Of course, being a shrink comes with its own moments. Like when my friends thought that the guy I was dating (my now husband) was my MPhil case study! Or the time when a delivery guy hung up on me because I told him I lived in a mental hospital (I was pursuing my MPhil and put up in the girls’ hostel in IHBAS, aka ‘mental hospital’ in local parlance). Or when, because I walked in late, one of my teachers mistook me for a patient and started to ask questions for my mental status examination!

I am currently with ParentCircle, this parenting organization that brings together parents, educators, and experts to raise healthy, happy, and successful kids. What I love about my job is the several hats I get to don- I write parenting articles, facilitate parenting workshops, interact with a lot of parents, conduct live sessions, and interview some of the best parenting experts, authors, and speakers the world over! (See some of the experts I’ve interviewed herehere, and here, and watch some of my live sessions herehere, and here.)

All of this with raising two kids and running a house. I also love baking and am a big fitness enthusiast. And how I manage to pack all of this in 24 hours—its simple planning and time management. I guess I’ve always loved a challenge and right now one of my biggest challenges is managing all the hundred things I do, without compromising on the quality. My super cool hubby, my mum, and my kids (who always lend their enthusiasm for any project I take up) are my strength and pillars of support. With them around, I feel anything is possible!

“If you’re a parent, I’d like to share with you some of the most precious lessons in parenting I’ve learned over the years:

Frustrated with your child’s behaviour? Seething with anger? Pause and breathe. You cannot possibly discipline your child when you’re angry or upset. I know it takes all of one’s self-control to do so, but calm down before you even attempt to say or do anything. It’s called emotional regulation (i.e., you’re learning how to manage or regulate your own emotions). It’s the single most powerful tool in your parenting toolkit. If you learn to manage your emotions, you can deliver any message or lesson to your child effectively. Added bonus: your child will learn how to manage his own emotions. 
Here’s how I do it: When I find myself getting upset at my child’s behaviour, I go stand in the middle of the drawing room and say, “I am so frustrated right now, I think I’ll splash water on my face”, and then I proceed to do exactly that. After I have calmed down, I softly, politely, calmly say to my child whatever it is I want to communicate to her. Now, my kids have started to do this too!

How connected are you to your child? Are you your child’s safe person? Do you make time to connect with your child? We sometimes approach connecting our with child as a duty. But it’s a good idea to take out time to connect with your child. Our children need to know we take joy in them or they don’t see themselves as worth loving. That deep connection is what makes everything possible, including their cooperation. So make time everyday to consciously refocus on your child and shower them with your love.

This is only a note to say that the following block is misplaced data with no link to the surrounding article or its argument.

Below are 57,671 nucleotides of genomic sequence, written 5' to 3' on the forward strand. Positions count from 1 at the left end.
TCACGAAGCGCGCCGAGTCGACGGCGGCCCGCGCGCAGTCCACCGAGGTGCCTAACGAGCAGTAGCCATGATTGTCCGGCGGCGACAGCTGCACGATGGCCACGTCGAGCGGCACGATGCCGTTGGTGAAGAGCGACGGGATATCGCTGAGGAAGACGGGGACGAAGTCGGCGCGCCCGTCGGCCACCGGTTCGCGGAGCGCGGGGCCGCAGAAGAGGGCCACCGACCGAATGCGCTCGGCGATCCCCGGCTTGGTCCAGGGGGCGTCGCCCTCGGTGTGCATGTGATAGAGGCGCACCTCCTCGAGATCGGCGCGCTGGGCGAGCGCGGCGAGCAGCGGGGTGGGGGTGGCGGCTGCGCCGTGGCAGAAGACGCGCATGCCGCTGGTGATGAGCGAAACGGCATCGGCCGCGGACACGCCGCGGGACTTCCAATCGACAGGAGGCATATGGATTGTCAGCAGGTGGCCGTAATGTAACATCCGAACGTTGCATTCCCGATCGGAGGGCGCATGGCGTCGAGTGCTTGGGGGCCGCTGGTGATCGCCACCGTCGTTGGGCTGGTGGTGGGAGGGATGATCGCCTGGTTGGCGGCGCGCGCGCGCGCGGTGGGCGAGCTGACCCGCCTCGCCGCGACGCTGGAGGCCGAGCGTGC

Here’s how I do it: Everyday, for 10-20 minutes, with each child individually, I do what we call ‘special time’. We do exactly what my child wants in that time—I resist the urge to teach or structure the time with activities. I roughhouse him to help him giggle out his anxieties. I do what he wants me to do, without looking at my screen, running to finish the chores, or taking loo breaks. 

Itching to launch into a lecture? Well, all your child hears is “blah, blah, blah….” When we give unsolicited advice (no matter how well-intentioned) or instruct our kids, they only hear the judgment. Connect before you correct. This means you take time to first reach to your child with empathy (where you truly attempt to understand what it must be like to be in their shoes) and then when your child feels understood, you can proceed to communicate and engage with your child. 
Here’s how I do it: Say, my child is throwing sand around while playing in the playground. Instead of lecturing and scolding, here’s what I say, “You’re really having fun throwing that sand, aren’t you? [empathizing] I see you’re in a throwing mood. What can you find that’s safe to throw? Would you like to throw leaves or flowers [offering a choice]?”  


People can get in touch with me on my email: meghnas@parentcircle.in

Also our FB page https://www.facebook.com/search/top/?q=parentcircle.com

The Circus Elephant

The show stopper for me always remained the elephants. The ginormous and magnificent beings that have ears and noses larger than all and suspiciously tiny eyes.

As a 90s kid, a large part of my summer vacations was making a day out of a trip to the local circus. We’d spend days planning the day; making a group, convincing parents, thinking of the potluck, prepping for the post show games in the garden and actually picking a date- most of which was done by the mothers while we just nagged around.